Generating awareness by identifying, protecting, and restoring the cultural heritage of the Rural Ejidos of Tecate is the aim of this program. Visitors are welcomed by traditional ceremony and dance. Participants will be immersed in community working side by side with local leaders to help improve educational facilities, community centers, rehabilitation centers, orphanages, local libraries, and promote sustainable agriculture initiatives. By connecting old traditions with a renewed vision we hope to build new institutions that will carry forward the customs of these native peoples.
This project includes opportunities for participants to engage in traditional Kumiai arts with visits to local ceramic artisans' studios and a crafts workshop providing support to micro-enterprise initiatives. We will also go hiking around one of Tecate's lakes to perform an ecological survey identifying and harvesting local medicinal plants. Shop from local merchants in the historic town square of Tecate and see the gorgeous murals in the Basilica de Guadalupe. Visit Casa de Migrate, migrant house and listen to local migrant stories. There are also opportunities to learn about and work with honeybees along with a workshop on the “basics of building & repurposing recycled materials”. This program may also include a refreshing stop at the local hot springs of Santa Veronica followed by a scenic drive through Valle de Guadalupe wine country. Learn directly from regional experts with presentations on micro-credit, indigenous identity, and the history of migration.
Check out a Sample Itinerary [view] [download]
Duration and Directions
Tecate is an ideal border program location because of its easy access from San Diego and is a quick scenic one hour drive through the Northern Sierra de San Pedro Mártir Mountains.
Trips can be arranged for five to ten days where visitors fly directly into San Diego’s Lindbergh Field Airport which is uniquely located right in the heart of downtown next to the iconic San Diego Bay.
Upon arrival to the hostel and after a rest, an orientation will be provided including an introduction to the hosting organization including culture, safety, rules and expectations. Volunteers will also learn about the critical issues facing communities, including the impact of migration and globalization in this unique region. The orientation will provide an overview of activities for the week and background on the projects, people, and places where we will engage.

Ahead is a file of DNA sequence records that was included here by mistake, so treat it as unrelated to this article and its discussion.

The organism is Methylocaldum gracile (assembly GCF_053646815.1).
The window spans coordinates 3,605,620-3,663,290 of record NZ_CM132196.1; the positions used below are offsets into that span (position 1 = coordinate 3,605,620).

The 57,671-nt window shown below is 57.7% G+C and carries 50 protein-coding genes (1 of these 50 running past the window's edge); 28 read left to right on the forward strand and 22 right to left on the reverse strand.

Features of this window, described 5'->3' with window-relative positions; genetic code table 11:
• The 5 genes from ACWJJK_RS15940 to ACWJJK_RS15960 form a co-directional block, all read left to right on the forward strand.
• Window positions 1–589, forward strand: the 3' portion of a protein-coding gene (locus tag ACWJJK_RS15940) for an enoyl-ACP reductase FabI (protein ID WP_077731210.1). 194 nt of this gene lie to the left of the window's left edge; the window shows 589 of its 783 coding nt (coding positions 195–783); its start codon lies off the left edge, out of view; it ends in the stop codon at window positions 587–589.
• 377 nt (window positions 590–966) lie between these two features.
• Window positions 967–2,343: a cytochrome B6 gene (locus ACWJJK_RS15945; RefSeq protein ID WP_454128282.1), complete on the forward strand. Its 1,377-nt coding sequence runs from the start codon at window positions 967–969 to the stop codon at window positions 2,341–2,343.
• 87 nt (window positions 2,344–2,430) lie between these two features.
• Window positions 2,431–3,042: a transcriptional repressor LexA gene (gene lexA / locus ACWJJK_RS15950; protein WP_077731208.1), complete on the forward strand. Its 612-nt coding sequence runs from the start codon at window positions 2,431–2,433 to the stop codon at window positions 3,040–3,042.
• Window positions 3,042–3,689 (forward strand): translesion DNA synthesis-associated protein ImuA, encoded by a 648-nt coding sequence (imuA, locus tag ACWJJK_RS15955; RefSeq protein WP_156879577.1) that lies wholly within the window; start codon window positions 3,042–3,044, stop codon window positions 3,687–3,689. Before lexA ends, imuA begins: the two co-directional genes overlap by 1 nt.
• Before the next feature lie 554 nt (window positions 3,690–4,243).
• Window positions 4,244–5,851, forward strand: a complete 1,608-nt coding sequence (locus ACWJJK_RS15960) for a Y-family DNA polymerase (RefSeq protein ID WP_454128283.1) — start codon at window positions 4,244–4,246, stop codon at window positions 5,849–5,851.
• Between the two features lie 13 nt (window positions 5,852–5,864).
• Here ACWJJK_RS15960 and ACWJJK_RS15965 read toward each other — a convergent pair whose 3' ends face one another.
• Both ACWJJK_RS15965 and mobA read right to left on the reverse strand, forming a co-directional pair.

Volunteers should be adaptable and flexible, willing to work as part of a team, and respectful of local traditions, culture, and customs. Those taking part in communal solidarity projects need to be capable of doing physical work, although previous experience is not essential. Spanish language ability is useful, but not necessary.
Food and Accommodations
Each night, volunteers will enjoy regional food, traditionally prepared by Los Ninos de Baja nutrition experts. As part of your immersion experience we’ve invited a local Promotora from Tecate to join the group assisting with meal preparation, education, and cultural exchange. Enjoy traditional Mexican dishes prepared with a vegetarian nutritional model including fresh veggies, rice, legumes, soy, and other regional fare. Not to worry carnivores, we’ll still have chicken pozole and various tamales. Replenish with homemade agua frescas like, horchata, hibiscus, and tamarindo. For student teams, preparing food, eating together, cleaning up, and recycling are all part of the learning and immersion experience. We’ll aslo make sure to stop over and enjoy Tecate’s famous pan dulce sweet bread.
Rancho Cienega Redonda Hostel is a charming and picturesque site offering visitors tranquil accommodation uniquely located within the Rural Ejidos of Tecate. Facilities include: bunk beds, central showers, covered-outdoor kitchen and dining area, lagoon, trees, gardens, basketball court, walking trails, horse trails, and 24-hour on-site staff and security. This retreat-like setting is the perfect home base for your work in the community.
Community and Region
Over its 100 year history, due to its surroundings, Tecate has remained largely untouched by the bustling cities of San Diego and Tijuana that lay only 40 miles west. Kuuchamaa Mountain, known as Tecate Peak in the United States, as well as many of the surrounding hills and mountains, have created a natural boundary, keeping many of the modern day influences out of Tecate. Many of these mountains have been considered sacred ground for the indigenous Kumiai people dating back to their first arrival in the region hundreds of years ago. As a result, many of the surrounding areas remain to be large populations of the indigenous people and the native Kumiai language can still be heard in many of the surrounding villages.
Since its formal founding in 1892, many ranchers have moved into the area because of its rich natural resources, particularly the river that boasts the name of the city, and fertile lands that have yielded grain, grapes, and olives among other harvests. This migration of people, along with time and other historical events, has developed some of the most unique cultures and customs in all of Mexico. Tecate has developed a mixture of indigenous cultures with a modern city vibrancy that makes life here a unique blend of modern day history.
Via Local Partner Organizations
Los Niños de Baja is a Mexican based NGO that has been working in the border region of Mexicali since 1975. Los Niños’ programs address the basic needs of communities by building the capacities of the residents to become agents of positive change. The community members in turn create opportunities for themselves, their families, and their communities.